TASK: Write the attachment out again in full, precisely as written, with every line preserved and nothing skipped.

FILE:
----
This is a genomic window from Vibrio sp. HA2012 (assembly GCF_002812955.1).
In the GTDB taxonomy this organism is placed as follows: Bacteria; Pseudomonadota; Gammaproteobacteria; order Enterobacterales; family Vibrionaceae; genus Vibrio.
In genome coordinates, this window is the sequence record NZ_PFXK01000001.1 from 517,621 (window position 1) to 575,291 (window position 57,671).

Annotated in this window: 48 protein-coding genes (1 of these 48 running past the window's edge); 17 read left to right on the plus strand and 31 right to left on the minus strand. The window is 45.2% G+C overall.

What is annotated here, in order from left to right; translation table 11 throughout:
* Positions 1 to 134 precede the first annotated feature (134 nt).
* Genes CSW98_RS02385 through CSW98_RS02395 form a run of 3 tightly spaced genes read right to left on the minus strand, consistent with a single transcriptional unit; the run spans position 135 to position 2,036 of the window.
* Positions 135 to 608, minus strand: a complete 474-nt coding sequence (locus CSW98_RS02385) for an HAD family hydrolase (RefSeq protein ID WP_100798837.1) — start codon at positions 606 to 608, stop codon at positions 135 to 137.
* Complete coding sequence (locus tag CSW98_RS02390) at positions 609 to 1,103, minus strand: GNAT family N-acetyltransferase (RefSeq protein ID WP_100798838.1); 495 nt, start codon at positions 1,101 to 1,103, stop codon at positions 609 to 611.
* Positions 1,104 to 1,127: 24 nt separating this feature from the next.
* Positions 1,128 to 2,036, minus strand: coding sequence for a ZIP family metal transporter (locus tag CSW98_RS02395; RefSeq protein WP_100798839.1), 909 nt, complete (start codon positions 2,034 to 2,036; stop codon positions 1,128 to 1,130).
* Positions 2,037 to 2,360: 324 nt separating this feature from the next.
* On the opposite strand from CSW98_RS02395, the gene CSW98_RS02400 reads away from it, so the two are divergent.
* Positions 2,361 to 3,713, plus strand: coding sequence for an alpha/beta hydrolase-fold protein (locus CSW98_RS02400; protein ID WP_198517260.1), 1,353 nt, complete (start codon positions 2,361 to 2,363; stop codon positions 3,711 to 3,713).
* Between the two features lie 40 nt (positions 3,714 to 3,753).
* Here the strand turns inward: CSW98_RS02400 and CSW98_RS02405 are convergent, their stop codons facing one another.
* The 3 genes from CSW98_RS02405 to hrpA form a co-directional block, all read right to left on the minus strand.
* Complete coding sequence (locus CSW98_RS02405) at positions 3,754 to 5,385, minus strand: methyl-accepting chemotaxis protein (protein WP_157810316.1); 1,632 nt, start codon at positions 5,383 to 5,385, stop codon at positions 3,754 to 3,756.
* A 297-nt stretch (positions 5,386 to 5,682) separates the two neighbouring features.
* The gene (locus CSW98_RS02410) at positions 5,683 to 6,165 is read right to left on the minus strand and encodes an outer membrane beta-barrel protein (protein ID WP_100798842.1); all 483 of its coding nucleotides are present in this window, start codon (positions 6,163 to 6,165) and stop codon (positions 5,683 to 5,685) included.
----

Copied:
This is a genomic window from Vibrio sp. HA2012 (assembly GCF_002812955.1).
In the GTDB taxonomy this organism is placed as follows: Bacteria; Pseudomonadota; Gammaproteobacteria; order Enterobacterales; family Vibrionaceae; genus Vibrio.
In genome coordinates, this window is the sequence record NZ_PFXK01000001.1 from 517,621 (window position 1) to 575,291 (window position 57,671).

Annotated in this window: 48 protein-coding genes (1 of these 48 running past the window's edge); 17 read left to right on the plus strand and 31 right to left on the minus strand. The window is 45.2% G+C overall.

What is annotated here, in order from left to right; translation table 11 throughout:
* Positions 1 to 134 precede the first annotated feature (134 nt).
* Genes CSW98_RS02385 through CSW98_RS02395 form a run of 3 tightly spaced genes read right to left on the minus strand, consistent with a single transcriptional unit; the run spans position 135 to position 2,036 of the window.
* Positions 135 to 608, minus strand: a complete 474-nt coding sequence (locus CSW98_RS02385) for an HAD family hydrolase (RefSeq protein ID WP_100798837.1) — start codon at positions 606 to 608, stop codon at positions 135 to 137.
* Complete coding sequence (locus tag CSW98_RS02390) at positions 609 to 1,103, minus strand: GNAT family N-acetyltransferase (RefSeq protein ID WP_100798838.1); 495 nt, start codon at positions 1,101 to 1,103, stop codon at positions 609 to 611.
* Positions 1,104 to 1,127: 24 nt separating this feature from the next.
* Positions 1,128 to 2,036, minus strand: coding sequence for a ZIP family metal transporter (locus tag CSW98_RS02395; RefSeq protein WP_100798839.1), 909 nt, complete (start codon positions 2,034 to 2,036; stop codon positions 1,128 to 1,130).
* Positions 2,037 to 2,360: 324 nt separating this feature from the next.
* On the opposite strand from CSW98_RS02395, the gene CSW98_RS02400 reads away from it, so the two are divergent.
* Positions 2,361 to 3,713, plus strand: coding sequence for an alpha/beta hydrolase-fold protein (locus CSW98_RS02400; protein ID WP_198517260.1), 1,353 nt, complete (start codon positions 2,361 to 2,363; stop codon positions 3,711 to 3,713).
* Between the two features lie 40 nt (positions 3,714 to 3,753).
* Here the strand turns inward: CSW98_RS02400 and CSW98_RS02405 are convergent, their stop codons facing one another.
* The 3 genes from CSW98_RS02405 to hrpA form a co-directional block, all read right to left on the minus strand.
* Complete coding sequence (locus CSW98_RS02405) at positions 3,754 to 5,385, minus strand: methyl-accepting chemotaxis protein (protein WP_157810316.1); 1,632 nt, start codon at positions 5,383 to 5,385, stop codon at positions 3,754 to 3,756.
* A 297-nt stretch (positions 5,386 to 5,682) separates the two neighbouring features.
* The gene (locus CSW98_RS02410) at positions 5,683 to 6,165 is read right to left on the minus strand and encodes an outer membrane beta-barrel protein (protein ID WP_100798842.1); all 483 of its coding nucleotides are present in this window, start codon (positions 6,163 to 6,165) and stop codon (positions 5,683 to 5,685) included.